On April 19, 1987, Homer, Marge, Bart, Lisa, and Maggie made their debut during a short on The Tracey Ullman Show. Two years later, Fox gave them their own program. In the three decades since, The Simpsons has become an American institution. To celebrate the 30th birthday of the greatest set of television characters of all time, let’s look back at the stories behind the 100 best Simpsons episodes.
To compile this list, I sought feedback from both hardcore Simpsons fans and former members of the show’s creative staff. Still, it was an inherently subjective undertaking. "You could choose every other episode from the first 200 episodes for your top 100 and you wouldn’t be too far off," one Simpsons writer told me. I don’t claim to be a scientician, but I tried to be meticulous. So crack open a Duff and enjoy.
Below you’ll find numbers 80 to 71 of our top-100 ranking. Click here for the entire list.
80. "One Fish, Two Fish, Blowfish, Blue Fish"
Season 2, Episode 11
Airdate: January 24, 1991
Written by: Nell Scovell
One of the most poignant episodes to air during The Simpsons’ first few seasons, "One Fish, Two Fish, Blowfish, Blue Fish" centers on what Homer thinks will be the last day of his life. After eating shoddily prepared fugu at The Happy Sumo — the master chef is busy in the backseat of his car with Mrs. Krabappel, leaving an apprentice to cut the poison-filled blowfish — Homer is told by Dr. Hibbert that he has only 22 hours to live, adding, "Sorry I kept you waiting so long."
Homer spends his final hours on earth making amends and saying goodbye. (The writers pondered having Homer recover after the first act and then dedicate his life to community theater, but went with freelancer Nell Scovell’s initial idea.) His man-to-man talk with Bart is a highlight. "I want to share something with you," he says to his son. "The three little sentences that will get you through life. Number one: Cover for me. Number two: Oh, good idea, boss. Number three: It was like that when I got here."
After Homer makes it through the day and then falls asleep while listening to a Bible on tape narrated by Larry King, Marge finds him alive. It’s obvious that Homer will survive, but the moment is still affecting. Few comedies, animated or live-action, could pull that off.
79. and 78. "Who Shot Mr. Burns? (Parts One and Two)"
Season 6, Episode 25; Season 7, Episode 1
Airdates: May 21, 1995; September 17, 1995
Written by: Bill Oakley and Josh Weinstein
Conceived after Matt Groening suggested doing a version of "Who Shot J.R.?" with Mr. Burns playing the title role, this two-parter was The Simpsons’ first crack at a mystery. Clues leading to the assailant dotted the intricately plotted episodes, which Fox promoted heavily. (Both convenience store chain 7-Eleven and ’90s relic 1–800-COLLECT ran ad campaigns around "Who Shot Mr. Burns?")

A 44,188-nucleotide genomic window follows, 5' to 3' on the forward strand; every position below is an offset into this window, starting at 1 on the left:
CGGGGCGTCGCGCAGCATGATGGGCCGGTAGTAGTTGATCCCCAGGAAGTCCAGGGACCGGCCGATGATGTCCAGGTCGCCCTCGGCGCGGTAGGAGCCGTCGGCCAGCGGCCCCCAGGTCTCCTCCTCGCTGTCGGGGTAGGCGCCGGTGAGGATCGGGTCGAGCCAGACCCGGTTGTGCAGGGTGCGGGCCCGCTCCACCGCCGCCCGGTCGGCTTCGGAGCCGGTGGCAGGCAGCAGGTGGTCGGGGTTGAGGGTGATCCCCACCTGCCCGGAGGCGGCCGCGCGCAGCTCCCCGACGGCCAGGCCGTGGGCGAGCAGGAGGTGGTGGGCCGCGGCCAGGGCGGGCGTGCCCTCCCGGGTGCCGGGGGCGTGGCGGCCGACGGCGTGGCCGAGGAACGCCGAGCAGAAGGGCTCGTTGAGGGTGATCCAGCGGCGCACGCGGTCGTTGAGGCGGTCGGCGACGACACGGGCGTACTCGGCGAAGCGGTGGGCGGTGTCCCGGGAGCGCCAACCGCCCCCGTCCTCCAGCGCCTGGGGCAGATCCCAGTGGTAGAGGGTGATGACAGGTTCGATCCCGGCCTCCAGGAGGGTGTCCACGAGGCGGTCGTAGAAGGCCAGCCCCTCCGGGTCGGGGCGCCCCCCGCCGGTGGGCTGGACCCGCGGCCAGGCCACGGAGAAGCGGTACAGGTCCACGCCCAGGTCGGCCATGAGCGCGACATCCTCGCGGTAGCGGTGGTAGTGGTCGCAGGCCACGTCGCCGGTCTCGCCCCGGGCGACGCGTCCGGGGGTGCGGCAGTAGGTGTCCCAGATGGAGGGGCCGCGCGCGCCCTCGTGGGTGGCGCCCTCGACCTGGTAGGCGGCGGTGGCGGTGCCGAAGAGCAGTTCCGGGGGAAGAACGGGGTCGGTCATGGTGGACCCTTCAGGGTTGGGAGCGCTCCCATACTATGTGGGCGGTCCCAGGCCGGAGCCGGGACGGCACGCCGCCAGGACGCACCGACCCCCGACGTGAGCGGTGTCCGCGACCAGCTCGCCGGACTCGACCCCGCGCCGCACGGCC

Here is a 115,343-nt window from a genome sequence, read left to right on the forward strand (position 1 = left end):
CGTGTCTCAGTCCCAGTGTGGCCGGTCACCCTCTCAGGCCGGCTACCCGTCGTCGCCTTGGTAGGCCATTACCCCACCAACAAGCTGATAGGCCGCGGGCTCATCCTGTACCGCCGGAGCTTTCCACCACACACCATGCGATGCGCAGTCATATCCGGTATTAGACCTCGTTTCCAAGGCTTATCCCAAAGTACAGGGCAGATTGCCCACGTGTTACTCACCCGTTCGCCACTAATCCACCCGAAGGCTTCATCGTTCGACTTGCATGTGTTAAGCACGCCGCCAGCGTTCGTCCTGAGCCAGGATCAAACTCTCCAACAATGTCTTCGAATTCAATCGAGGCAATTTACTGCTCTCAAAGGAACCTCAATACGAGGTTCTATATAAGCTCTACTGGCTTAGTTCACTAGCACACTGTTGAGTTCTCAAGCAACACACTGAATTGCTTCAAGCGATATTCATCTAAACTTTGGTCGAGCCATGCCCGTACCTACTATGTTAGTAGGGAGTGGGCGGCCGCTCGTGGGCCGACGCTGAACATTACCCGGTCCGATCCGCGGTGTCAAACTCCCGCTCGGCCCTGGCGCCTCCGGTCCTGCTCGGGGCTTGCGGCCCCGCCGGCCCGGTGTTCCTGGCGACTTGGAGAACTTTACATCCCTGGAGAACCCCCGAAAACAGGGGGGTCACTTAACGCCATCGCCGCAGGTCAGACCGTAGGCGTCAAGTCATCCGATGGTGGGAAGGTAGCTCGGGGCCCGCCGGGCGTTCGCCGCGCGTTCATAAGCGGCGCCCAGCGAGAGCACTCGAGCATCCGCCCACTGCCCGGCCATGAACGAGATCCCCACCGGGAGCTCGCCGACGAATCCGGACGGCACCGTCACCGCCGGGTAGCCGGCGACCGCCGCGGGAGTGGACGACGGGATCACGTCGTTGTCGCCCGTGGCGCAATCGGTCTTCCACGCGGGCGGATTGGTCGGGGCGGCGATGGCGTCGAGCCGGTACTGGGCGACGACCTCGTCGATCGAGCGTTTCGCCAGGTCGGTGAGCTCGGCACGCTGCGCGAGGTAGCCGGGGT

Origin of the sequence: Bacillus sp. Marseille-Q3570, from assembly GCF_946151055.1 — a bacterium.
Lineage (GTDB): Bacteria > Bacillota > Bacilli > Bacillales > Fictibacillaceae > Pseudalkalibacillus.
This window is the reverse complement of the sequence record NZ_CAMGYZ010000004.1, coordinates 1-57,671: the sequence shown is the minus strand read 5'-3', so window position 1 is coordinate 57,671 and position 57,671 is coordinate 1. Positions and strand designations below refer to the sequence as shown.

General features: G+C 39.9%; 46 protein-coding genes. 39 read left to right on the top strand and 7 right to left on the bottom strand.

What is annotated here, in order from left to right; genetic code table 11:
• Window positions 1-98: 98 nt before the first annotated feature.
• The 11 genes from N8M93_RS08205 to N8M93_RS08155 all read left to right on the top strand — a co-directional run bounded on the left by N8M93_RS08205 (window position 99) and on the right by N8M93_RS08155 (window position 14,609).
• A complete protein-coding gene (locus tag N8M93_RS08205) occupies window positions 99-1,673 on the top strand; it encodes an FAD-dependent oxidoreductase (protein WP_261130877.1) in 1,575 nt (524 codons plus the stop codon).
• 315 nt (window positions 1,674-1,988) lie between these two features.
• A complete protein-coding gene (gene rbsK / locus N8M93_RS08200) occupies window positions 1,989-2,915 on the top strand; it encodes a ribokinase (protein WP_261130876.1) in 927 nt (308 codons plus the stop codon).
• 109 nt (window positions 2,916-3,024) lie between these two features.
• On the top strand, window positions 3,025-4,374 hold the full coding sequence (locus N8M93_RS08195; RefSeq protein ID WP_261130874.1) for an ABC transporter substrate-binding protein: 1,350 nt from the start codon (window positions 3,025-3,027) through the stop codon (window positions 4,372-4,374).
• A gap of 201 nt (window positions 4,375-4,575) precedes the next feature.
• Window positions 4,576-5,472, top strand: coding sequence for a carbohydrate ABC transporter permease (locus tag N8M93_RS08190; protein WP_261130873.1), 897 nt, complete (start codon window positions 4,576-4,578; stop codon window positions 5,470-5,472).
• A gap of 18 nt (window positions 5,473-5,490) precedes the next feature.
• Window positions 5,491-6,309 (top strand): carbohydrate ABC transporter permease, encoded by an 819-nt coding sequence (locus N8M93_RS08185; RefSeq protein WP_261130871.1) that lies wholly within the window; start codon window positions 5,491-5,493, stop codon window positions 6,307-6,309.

Soon after Part 1 aired to end Season 6, then showrunner David Mirkin said that he called local TV stations and left fake tips about the shooter’s identity in hopes that somebody would report it. "It was the only time in Hollywood where I really needed dishonest people, and I couldn’t find any," he said in 2015. "Generally they’re all over you like a cheap suit."
The culprit turned out not to be town drunk Barney Gumble, the character Oakley and Weinstein had initially imagined having committed the crime, but rather baby Maggie, from whom Burns had taken candy. That idea, pitched by Mirkin, caused Simpsons executive producer and comedy guru James L. Brooks to laugh. "That’s why he’s Brooks," Oakley said. "He has a knack for these kind of things. It’s a Simpson. It has to be a Simpson."
77. "The Cartridge Family"
Season 9, Episode 5
Airdate: November 2, 1997
Written by: John Swartzwelder
In "The Cartridge Family," The Simpsons tackle two of America’s most divisive issues: guns and soccer. After a riot at an international football match puts Springfield on edge, Homer buys a revolver, which he doesn’t use responsibly. The message isn’t anti-firearm, then-showrunner Mike Scully said in 2014, it’s that "guns in the hands of people like Homer Simpson are bad." (The NRA didn’t see it that way and complained.)
The episode features two perfect montages. The first is a fake Continental Soccer Association commercial that includes a list of stars whose mononyms were based on the names of jai alai players on whom Scully had gambled in the ’70s. The second depicts Homer’s agony while he’s waiting to pass a background check; it’s scored to the Tom Petty and the Heartbreakers song "The Waiting."
76. "Itchy & Scratchy: The Movie"
Season 4, Episode 6
Airdate: November 3, 1992
Written by: John Swartzwelder
For an episode at least, Bart finds out that his actions have consequences. After he misbehaves one too many times — in one hysterical scene, Bart steals Grampa’s false teeth and goes wild — Homer forbids his son from seeing the upcoming blockbuster Itchy & Scratchy movie. For once, Homer sticks to his punishment and Bart actually learns his lesson. Two sequences in "Itchy & Scratchy: The Movie" have been seared into my brain: a young Homer listening to "Yummy, Yummy, Yummy" instead of watching the moon landing and a parody of Steamboat Willie called Steamboat Itchy.
75. "Summer of 4 Ft. 2"
Season 7, Episode 25
Airdate: May 19, 1996
Written by: Dan Greaney
This episode is for anyone who’s ever longed to shed the baggage that comes with being yourself. Upset at the fact that her image as an overachiever has led to unpopularity, Lisa ditches her persona during a summer vacation the Simpsons spend at the Flanders’ beach house in Little Pwagmattasquarmsettport. (Writers Dan Greaney and Steve Tompkins, both from Massachusetts, assembled the name of the Cape Cod–style town.) Buoyed by new clothes and a new attitude, Lisa makes friends with the cool kids, one of whom is voiced by Christina Ricci.